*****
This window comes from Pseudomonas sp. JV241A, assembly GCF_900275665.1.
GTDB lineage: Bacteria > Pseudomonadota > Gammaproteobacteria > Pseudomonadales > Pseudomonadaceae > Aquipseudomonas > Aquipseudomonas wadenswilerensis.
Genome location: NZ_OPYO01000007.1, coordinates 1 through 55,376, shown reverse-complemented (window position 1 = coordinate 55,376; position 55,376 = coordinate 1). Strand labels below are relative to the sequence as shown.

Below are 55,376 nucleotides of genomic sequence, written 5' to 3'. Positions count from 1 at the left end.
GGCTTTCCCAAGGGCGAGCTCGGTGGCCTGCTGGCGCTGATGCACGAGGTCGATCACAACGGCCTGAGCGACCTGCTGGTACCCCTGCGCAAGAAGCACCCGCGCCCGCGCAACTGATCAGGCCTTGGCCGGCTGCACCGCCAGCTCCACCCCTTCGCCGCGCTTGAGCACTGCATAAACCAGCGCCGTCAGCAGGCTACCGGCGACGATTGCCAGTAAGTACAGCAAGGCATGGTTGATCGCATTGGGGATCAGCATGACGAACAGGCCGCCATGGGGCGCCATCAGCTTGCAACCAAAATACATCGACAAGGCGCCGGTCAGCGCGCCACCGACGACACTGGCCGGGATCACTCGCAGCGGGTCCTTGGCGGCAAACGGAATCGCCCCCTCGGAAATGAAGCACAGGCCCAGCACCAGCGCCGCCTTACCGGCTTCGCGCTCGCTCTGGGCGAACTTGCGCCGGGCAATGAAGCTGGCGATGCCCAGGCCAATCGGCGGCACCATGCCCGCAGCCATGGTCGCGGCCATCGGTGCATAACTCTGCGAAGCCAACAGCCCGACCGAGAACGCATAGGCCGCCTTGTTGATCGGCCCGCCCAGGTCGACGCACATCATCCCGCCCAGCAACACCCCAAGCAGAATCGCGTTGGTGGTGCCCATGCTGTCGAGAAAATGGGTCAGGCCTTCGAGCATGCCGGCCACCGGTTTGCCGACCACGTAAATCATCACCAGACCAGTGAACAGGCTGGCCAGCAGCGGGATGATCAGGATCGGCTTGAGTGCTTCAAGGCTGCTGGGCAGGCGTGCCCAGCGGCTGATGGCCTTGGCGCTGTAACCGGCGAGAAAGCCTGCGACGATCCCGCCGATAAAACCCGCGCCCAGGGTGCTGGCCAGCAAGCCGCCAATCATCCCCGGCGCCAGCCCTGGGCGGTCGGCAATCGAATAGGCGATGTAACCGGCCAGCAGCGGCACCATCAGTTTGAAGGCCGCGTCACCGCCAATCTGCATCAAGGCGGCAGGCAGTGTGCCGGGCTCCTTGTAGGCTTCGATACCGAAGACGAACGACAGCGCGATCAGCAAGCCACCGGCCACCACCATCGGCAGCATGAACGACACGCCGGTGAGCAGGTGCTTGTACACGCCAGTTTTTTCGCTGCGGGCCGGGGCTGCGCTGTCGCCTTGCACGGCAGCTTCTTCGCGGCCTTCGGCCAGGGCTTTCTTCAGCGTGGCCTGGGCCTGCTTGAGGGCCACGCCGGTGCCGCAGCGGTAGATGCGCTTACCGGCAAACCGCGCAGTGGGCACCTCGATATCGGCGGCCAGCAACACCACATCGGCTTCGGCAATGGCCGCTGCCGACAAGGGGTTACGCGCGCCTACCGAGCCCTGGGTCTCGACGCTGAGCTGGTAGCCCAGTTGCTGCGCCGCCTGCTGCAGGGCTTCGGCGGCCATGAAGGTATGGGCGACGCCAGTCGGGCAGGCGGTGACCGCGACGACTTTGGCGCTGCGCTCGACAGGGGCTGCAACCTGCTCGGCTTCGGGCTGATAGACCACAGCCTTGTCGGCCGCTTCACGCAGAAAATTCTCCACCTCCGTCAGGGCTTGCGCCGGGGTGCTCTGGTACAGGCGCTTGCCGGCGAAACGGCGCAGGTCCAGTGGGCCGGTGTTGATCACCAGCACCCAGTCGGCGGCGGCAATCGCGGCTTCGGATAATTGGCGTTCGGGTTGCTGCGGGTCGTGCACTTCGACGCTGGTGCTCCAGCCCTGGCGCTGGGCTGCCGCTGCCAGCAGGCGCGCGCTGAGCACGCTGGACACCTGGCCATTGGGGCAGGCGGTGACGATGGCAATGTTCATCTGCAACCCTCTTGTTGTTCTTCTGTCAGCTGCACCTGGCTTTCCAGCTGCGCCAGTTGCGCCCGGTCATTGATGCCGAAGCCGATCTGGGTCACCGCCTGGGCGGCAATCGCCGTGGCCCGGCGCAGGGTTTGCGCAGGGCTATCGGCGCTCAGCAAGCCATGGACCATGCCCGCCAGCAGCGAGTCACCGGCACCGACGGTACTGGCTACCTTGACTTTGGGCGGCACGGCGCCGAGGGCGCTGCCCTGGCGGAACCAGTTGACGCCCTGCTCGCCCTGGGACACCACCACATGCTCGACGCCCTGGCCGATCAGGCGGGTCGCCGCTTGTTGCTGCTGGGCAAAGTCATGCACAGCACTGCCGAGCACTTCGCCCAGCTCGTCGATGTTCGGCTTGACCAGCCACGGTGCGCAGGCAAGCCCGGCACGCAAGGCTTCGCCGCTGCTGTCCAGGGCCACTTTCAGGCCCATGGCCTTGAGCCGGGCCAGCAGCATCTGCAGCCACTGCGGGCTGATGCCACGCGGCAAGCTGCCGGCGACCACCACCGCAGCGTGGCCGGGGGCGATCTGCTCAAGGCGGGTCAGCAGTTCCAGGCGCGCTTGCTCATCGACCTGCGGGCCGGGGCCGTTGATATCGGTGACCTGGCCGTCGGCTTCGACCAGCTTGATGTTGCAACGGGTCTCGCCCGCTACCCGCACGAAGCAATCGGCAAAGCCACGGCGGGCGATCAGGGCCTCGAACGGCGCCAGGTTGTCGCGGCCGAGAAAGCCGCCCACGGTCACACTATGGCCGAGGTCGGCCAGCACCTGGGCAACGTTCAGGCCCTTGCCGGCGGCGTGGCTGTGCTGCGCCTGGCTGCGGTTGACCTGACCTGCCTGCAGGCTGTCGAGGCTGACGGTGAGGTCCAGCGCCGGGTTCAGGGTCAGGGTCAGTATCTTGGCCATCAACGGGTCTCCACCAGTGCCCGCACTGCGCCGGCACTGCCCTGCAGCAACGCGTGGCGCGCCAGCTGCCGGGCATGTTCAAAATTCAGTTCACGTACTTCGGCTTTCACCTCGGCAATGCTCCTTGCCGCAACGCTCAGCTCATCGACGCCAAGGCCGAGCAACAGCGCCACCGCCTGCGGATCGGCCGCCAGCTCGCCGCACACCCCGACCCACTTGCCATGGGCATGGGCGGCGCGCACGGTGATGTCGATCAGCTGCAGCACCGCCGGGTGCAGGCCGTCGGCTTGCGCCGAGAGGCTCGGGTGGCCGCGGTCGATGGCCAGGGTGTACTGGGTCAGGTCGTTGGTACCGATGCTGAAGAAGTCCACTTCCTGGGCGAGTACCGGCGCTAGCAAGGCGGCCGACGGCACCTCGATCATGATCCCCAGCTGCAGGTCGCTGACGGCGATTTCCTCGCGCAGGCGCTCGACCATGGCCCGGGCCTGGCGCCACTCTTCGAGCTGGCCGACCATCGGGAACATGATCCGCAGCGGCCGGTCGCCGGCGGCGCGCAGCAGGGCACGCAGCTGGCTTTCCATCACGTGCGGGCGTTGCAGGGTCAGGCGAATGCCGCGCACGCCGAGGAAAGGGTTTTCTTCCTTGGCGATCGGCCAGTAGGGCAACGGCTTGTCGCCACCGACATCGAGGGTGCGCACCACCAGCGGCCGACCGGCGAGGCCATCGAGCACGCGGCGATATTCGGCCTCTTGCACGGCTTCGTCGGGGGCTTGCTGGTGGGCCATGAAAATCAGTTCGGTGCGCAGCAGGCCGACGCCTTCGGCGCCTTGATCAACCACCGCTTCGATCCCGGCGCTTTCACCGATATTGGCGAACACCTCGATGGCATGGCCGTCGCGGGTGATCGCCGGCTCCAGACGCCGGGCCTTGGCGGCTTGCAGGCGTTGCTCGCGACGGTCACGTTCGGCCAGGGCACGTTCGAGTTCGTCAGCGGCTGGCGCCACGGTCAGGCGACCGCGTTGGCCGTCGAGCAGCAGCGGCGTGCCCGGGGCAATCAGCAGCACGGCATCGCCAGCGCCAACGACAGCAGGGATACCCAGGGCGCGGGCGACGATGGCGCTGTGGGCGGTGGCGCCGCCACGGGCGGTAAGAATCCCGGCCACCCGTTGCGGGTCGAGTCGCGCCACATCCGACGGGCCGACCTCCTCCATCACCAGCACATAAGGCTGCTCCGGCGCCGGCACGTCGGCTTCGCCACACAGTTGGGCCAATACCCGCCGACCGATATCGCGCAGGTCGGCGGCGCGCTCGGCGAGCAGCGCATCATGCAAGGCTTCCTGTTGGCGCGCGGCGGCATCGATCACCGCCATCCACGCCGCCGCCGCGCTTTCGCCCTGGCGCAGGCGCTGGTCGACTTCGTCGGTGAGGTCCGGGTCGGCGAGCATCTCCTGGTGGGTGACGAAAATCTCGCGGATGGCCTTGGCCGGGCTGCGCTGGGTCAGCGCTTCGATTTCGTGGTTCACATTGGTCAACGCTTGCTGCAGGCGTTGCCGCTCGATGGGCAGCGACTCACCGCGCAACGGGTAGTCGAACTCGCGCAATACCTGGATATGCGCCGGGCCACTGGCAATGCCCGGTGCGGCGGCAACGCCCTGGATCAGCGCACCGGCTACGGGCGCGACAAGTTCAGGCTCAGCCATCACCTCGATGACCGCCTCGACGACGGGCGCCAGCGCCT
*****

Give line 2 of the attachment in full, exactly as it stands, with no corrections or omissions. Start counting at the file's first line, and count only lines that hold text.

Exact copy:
GTDB lineage: Bacteria > Pseudomonadota > Gammaproteobacteria > Pseudomonadales > Pseudomonadaceae > Aquipseudomonas > Aquipseudomonas wadenswilerensis.